*Contributors: Vladimir Iglovikov, Sophie Benbenek, and Richard Yeung*

It is Wednesday afternoon and the Data Science team at TrueAccord is arguing vociferously. The white board is covered in unintelligible hand writing and fancy looking diagrams. We’re in the middle of a heated debate about something the collections industry has had a fairly developed playbook on for decades: how to use the phone for collections.

Why are we so passionately discussing something so basic? As it turns out, phone is a deceptively deep topic when you are re-inventing recoveries and placing phone in the context of a multi-channel strategy.

## Solving Attribution of Impact

The complexity of phone within a multi-channel strategy is revealed when you ask a simple question: “What was the impact of this phone call to Bob?”

In a world with only one channel, this question is easy. We call a thousand people and measure what percentage of them pay. But in a multi-channel setting where these people are also getting emails, SMS and letters, there is an attribution problem. If Bob pays after the phone call, we do not know if he would have paid without the phone call.

To complicate matters further, our experiments have shown that phone has two components of impact:

- The direct effect — the payments that happen on the call.
- The halo effect — the remaining impact of phone; for example seeing a missed call from us and going back to an email from us to click and pay.

To solve the attribution problem and capture both components of impact, we define the concept of incremental benefit as:

Intuitively, the incremental benefit of a phone call is the additional expected value from that customer due to the phone call. For example, assume Bob has a 5% chance of paying his $100 debt. If we know that by calling him, the probability of him paying increases to 7%, then the incremental benefit is $2 (100 * (0.07 – 0.05)).

## How we calculate incremental benefit

Consider the incremental benefit equation in the last section. It requires us to predict the probability of Bob paying for each scenario where we call him and do not call him.

Hence we created models that predict the probability of a customer paying. These models take as inputs everything we know about the customer, including:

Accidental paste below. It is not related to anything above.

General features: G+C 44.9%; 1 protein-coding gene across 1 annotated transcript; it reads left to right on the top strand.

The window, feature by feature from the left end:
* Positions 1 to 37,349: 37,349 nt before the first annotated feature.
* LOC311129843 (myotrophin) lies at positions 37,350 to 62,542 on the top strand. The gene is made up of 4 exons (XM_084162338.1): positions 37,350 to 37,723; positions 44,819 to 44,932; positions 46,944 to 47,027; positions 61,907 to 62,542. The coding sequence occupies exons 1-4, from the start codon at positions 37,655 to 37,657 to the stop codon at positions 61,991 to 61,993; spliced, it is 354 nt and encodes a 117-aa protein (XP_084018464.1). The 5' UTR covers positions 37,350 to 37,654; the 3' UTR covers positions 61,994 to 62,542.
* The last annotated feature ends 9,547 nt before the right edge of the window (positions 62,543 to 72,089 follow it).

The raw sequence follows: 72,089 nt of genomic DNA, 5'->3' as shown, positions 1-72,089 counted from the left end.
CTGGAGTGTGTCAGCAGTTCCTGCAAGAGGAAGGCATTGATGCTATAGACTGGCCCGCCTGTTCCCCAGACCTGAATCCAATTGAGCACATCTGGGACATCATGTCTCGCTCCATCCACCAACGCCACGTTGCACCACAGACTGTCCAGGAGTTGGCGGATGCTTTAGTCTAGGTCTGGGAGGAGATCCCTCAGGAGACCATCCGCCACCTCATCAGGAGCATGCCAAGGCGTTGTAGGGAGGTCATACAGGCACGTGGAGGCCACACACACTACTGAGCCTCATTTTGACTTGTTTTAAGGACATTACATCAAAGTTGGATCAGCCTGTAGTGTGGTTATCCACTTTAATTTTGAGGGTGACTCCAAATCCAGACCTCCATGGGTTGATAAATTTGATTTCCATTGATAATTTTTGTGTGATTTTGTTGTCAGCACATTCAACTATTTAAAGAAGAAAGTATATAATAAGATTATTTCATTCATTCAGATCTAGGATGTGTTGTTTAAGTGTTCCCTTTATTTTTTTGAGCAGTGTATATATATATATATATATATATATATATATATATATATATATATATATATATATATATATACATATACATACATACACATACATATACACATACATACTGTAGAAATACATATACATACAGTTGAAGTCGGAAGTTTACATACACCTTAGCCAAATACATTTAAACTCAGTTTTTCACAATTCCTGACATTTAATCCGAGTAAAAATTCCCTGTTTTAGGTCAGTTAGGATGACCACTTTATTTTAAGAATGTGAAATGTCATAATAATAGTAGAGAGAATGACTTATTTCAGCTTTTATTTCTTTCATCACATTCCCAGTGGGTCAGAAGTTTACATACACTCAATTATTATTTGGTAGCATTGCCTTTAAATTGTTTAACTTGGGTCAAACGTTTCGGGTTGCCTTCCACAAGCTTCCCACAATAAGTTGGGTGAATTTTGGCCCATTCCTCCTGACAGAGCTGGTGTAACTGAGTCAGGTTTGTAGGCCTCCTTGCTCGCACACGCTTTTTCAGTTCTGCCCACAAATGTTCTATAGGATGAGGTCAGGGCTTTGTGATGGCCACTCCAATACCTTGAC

- Debt features: debt amount, days since charge-off, client, prior agencies worked, etc
- Behavioral features: entire email history, entire pageview history, interactions with agents, phone history, etc
- Temporal features: time of the day, day of the week, day of the month, etc

The output of the model is the probability of payment by the customer given all of this information. We then have the same model output two predictions: probability of payment with the current event history, and probability of payment if we add one more outbound phone call to the event history.

Back to our example of Bob, the model would output the probabilities of 7% and 5% chance of paying with and without an additional phone call respectively.

*This diagram is a simplification that omits many variables and the actual architecture of our models*

## Optimal Call Allocation

The last step of the problem is choosing who to call, and when. The topic of timing optimization deserves its own write-up, so we will close with discussing who we call.

Without loss of generality, assume that we would only ever call a customer once. The diagram below has the percentage of customers called on the x-axis. And the y-axis is in dollars with 2 curves:

- Incremental Benefit — this curve shows the marginal incremental benefit of calling the customer with the next highest IB
- Avg cost — this horizontal curve shows the average cost of an outbound call

There are two very interesting points to discuss:

- Profit max — calling everyone to the left of the intersection of incremental benefit and avg cost is the allocation that maximizes profit. Every one of these calls brings in more revenue than cost.
- Conversion max — notice that incremental benefit dips below zero. This is especially true when you remove the assumption that we only call each customer once. The point that maximizes conversion for the client is to call everyone to the left of where incremental benefit intersects with zero.

Our default strategy is to call all customers to the left of the profit maximizing intercept. Interestingly, an intuitive investigation of the types of customers selected reveals customers at two extremes: we end up calling both very high value customers that have shown a lot of intent to pay (e.g. dropped off from signup after selecting a payment plan) and customers where email has been ineffectual (e.g. keeps opening emails with no clicks or no email opens.)

## Conclusion

The world has become increasingly digital, and a multi-channel strategy is the right response. Bringing the traditional tool of phone, as just one channel within this strategy, forced us to rethink a lot of assumptions and see where the problem led us. We began by replacing the traditional “propensity to pay” phone metric with incremental benefit, found ways to predict this value, and implemented a phone allocation strategy that maximizes profits for the business.